Tuesday, August 16, 2016

TWIC: generators, productivity, teaching and academic writing

Greetings all! I have returned home from a three week, very intense, science camp in Gangwon Province.  I've been home for a few days, resting and job hunting.  I now have some time for blog posting.  The title of this post should probably be This Month In Creativity; it is not bigger than similar posts but the gap between posts makes 'month' better than 'week'.

Earlier I posted a link for a Simpsons script and meme generator.  I don't have a link to that post handy but this new Futurama script and meme generator has a link to it anyway.
Via Kottke
There is also the 'totally useful loot generator', good for, um, maybe D & D? If the text is too small (or am I too old?), click to embiggen.
I have described before that I think I have enough ideas but I don't do well at following through or motivating myself to do the work.  Sci-Am has two introductory articles on productivity.  To read the details, you need a subscription.
The science of working smarter and happier:
Behavioral research is coalescing around the idea that being productive and happy actually go hand in hand. As the writers in this three-part special section explain, many of the same tactics that foster an employee's fresh thinking and improve time management and performance also bolster his or her social support, autonomy and job satisfaction. Each story offers practical, research-backed advice on matters such as how to promote greater collaboration through technology, how to work more effectively from home, and how to boost creativity with mental and physical breaks.
Follow the link to find the three parts mentioned.

Work Smarter, Vote Wiser and Sleep Better
This is another introduction to other articles:
In “No Workplace Like Home,” journalist Rachel Nuwer explores the growing trend of telecommuting, examining research that shows how distance workers can exceed their office-bound peers in both productivity and job satisfaction. And in “Give Me a Break,” contributing editor Ferris Jabr looks at solutions to what may be the single biggest stressor for the modern desk jockey: the failure to unplug from the always on, always connected workplace.
Larry Ferlazzo has made a list of handy website for manipulating images and such for educational purposes. It is a well-organized list.
In order to make it on this list, web tools must be:
* accessible to English Language Learners.
* able to provide a learning opportunity.
* available at no-cost.
* able to be used to easily create engaging online content within minutes.
* willing to host user-created work indefinitely on the website itself.
* appropriate for classroom use.
* accessible without requiring registration.
As an ESL teacher, this one looks particularly interesting:
Google’s Peanut Gallery lets you create subtitles for a variety of old silent movies. The special twist, though, is that you create the subtitles by speaking into a computer microphone and they will then magically appear. You have to speak very clearly though, so it may, or may not, work well for English Language Learners. One negative, however, is that it only works in the Chrome Browser.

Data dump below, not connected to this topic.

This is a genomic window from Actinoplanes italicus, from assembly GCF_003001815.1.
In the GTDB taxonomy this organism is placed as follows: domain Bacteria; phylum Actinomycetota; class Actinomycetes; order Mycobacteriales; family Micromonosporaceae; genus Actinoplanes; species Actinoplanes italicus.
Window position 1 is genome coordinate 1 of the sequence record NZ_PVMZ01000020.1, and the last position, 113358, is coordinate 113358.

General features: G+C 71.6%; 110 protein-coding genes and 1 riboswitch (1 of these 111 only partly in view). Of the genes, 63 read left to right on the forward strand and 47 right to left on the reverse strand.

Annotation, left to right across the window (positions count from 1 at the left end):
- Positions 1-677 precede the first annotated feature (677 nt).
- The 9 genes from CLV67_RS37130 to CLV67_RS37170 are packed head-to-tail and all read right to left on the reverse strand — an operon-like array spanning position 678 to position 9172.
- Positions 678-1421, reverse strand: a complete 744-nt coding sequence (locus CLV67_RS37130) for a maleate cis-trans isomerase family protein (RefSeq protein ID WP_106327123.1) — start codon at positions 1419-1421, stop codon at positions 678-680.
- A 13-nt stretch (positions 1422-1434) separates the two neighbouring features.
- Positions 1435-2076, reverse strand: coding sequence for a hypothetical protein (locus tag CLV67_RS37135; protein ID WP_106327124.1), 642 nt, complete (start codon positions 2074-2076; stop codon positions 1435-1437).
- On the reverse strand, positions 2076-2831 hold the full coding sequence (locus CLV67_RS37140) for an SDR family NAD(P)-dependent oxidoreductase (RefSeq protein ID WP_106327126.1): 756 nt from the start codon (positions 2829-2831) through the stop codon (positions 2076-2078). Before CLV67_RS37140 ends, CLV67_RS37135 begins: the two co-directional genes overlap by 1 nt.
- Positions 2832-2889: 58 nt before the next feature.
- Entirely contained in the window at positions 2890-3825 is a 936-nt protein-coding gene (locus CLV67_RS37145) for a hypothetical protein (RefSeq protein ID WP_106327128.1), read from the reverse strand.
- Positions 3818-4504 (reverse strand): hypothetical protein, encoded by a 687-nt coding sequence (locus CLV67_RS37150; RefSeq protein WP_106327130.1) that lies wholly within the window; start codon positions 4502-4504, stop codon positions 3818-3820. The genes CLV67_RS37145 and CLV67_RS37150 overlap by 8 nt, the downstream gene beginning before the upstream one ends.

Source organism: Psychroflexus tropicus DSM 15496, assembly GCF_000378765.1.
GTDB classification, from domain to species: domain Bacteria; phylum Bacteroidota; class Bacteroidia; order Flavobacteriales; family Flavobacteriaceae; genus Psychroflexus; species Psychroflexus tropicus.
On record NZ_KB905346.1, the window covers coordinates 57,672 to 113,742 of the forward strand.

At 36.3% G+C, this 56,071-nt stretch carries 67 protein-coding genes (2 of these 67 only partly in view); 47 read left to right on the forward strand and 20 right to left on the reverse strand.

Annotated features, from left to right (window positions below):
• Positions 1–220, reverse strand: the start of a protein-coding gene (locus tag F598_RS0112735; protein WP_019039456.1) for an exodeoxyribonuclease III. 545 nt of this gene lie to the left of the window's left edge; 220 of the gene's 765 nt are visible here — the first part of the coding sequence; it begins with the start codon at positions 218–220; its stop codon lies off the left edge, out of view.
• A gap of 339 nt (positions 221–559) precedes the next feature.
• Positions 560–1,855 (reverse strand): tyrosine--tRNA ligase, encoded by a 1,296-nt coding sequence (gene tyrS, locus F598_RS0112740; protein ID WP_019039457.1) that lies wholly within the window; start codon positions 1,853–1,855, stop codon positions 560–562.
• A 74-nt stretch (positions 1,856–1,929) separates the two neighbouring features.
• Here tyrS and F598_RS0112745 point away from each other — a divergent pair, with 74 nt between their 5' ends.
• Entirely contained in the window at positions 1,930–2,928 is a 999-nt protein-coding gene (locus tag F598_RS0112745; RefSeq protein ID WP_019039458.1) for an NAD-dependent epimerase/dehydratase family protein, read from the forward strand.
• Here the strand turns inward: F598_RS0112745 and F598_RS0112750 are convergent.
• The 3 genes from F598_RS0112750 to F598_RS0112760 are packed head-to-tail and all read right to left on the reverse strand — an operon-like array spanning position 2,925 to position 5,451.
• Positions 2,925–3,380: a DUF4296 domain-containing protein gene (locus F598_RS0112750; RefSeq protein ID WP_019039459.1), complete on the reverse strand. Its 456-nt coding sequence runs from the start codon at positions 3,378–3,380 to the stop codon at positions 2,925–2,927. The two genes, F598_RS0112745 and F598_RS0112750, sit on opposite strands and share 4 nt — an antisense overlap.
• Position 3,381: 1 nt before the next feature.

The Art of Storytelling is a site from the Delaware Art Museum that allows you pick a painting (they don’t use photos, but the site is so good I decided to include it in this list anyway), write a short story about it, record it with your computer microphone, and email the url address for posting on a student website or blog.
...Ten minutes after finishing a a test story, it has not appeared in my email.  If/when it does, I'll post it here.
Laura Portwood-Stacer completed her PhD and chose to publish a book based on her dissertation.  She made a few mistakes and describes them so you don't make the same ones. Without having published anything myself (yet), her mistakes and suggestions look like they are more widespread than simply the academic publishing industry.
Mistake #1: Not spending more time on the cover copy
Cover copy is that paragraph-or-two that appears on the back of the paperback consumer edition of the book. I think I always assumed that publishers had a staff of copy writers who would carefully read the books and generate snappy, engaging blurbs for the backs. Um, duh, that is not how it works. Authors write their own cover copy. When I was asked to do this, I dashed off a few paragraphs and sent them to the publisher, now making the erroneous assumption that someone would vet this draft, edit it, and let me know if it sucked as cover copy. Once again, nope! What I gave them is what ended up on the book, and I cringe every time I see it and imagine potential readers picking it up in the bookstore and then… putting it right back down, with a combination eye-roll/yawn.

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